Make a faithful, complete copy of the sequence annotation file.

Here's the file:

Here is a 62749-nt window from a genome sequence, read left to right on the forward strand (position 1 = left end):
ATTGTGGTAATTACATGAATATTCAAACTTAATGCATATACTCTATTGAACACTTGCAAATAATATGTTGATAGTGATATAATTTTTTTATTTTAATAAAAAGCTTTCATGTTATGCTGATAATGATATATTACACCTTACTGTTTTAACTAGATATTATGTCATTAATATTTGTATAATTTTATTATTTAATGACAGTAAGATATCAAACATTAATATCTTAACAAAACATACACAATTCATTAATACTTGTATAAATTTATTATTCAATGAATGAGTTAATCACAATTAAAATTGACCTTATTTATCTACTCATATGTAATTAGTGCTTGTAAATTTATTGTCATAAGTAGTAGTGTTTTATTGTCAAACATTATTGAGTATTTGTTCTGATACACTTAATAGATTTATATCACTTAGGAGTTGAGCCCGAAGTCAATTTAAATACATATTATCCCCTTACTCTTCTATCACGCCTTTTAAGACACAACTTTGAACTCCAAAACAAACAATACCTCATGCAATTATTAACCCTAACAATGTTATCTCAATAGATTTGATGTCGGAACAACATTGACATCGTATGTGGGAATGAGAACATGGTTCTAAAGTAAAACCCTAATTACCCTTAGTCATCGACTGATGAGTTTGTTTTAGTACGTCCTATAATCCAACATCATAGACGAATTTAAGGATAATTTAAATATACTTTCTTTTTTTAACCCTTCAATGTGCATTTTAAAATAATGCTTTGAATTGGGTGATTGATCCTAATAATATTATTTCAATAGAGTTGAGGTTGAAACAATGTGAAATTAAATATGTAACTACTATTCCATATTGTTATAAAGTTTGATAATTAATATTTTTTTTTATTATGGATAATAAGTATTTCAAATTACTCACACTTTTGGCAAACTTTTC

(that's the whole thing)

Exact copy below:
Here is a 62749-nt window from a genome sequence, read left to right on the forward strand (position 1 = left end):
ATTGTGGTAATTACATGAATATTCAAACTTAATGCATATACTCTATTGAACACTTGCAAATAATATGTTGATAGTGATATAATTTTTTTATTTTAATAAAAAGCTTTCATGTTATGCTGATAATGATATATTACACCTTACTGTTTTAACTAGATATTATGTCATTAATATTTGTATAATTTTATTATTTAATGACAGTAAGATATCAAACATTAATATCTTAACAAAACATACACAATTCATTAATACTTGTATAAATTTATTATTCAATGAATGAGTTAATCACAATTAAAATTGACCTTATTTATCTACTCATATGTAATTAGTGCTTGTAAATTTATTGTCATAAGTAGTAGTGTTTTATTGTCAAACATTATTGAGTATTTGTTCTGATACACTTAATAGATTTATATCACTTAGGAGTTGAGCCCGAAGTCAATTTAAATACATATTATCCCCTTACTCTTCTATCACGCCTTTTAAGACACAACTTTGAACTCCAAAACAAACAATACCTCATGCAATTATTAACCCTAACAATGTTATCTCAATAGATTTGATGTCGGAACAACATTGACATCGTATGTGGGAATGAGAACATGGTTCTAAAGTAAAACCCTAATTACCCTTAGTCATCGACTGATGAGTTTGTTTTAGTACGTCCTATAATCCAACATCATAGACGAATTTAAGGATAATTTAAATATACTTTCTTTTTTTAACCCTTCAATGTGCATTTTAAAATAATGCTTTGAATTGGGTGATTGATCCTAATAATATTATTTCAATAGAGTTGAGGTTGAAACAATGTGAAATTAAATATGTAACTACTATTCCATATTGTTATAAAGTTTGATAATTAATATTTTTTTTTATTATGGATAATAAGTATTTCAAATTACTCACACTTTTGGCAAACTTTTC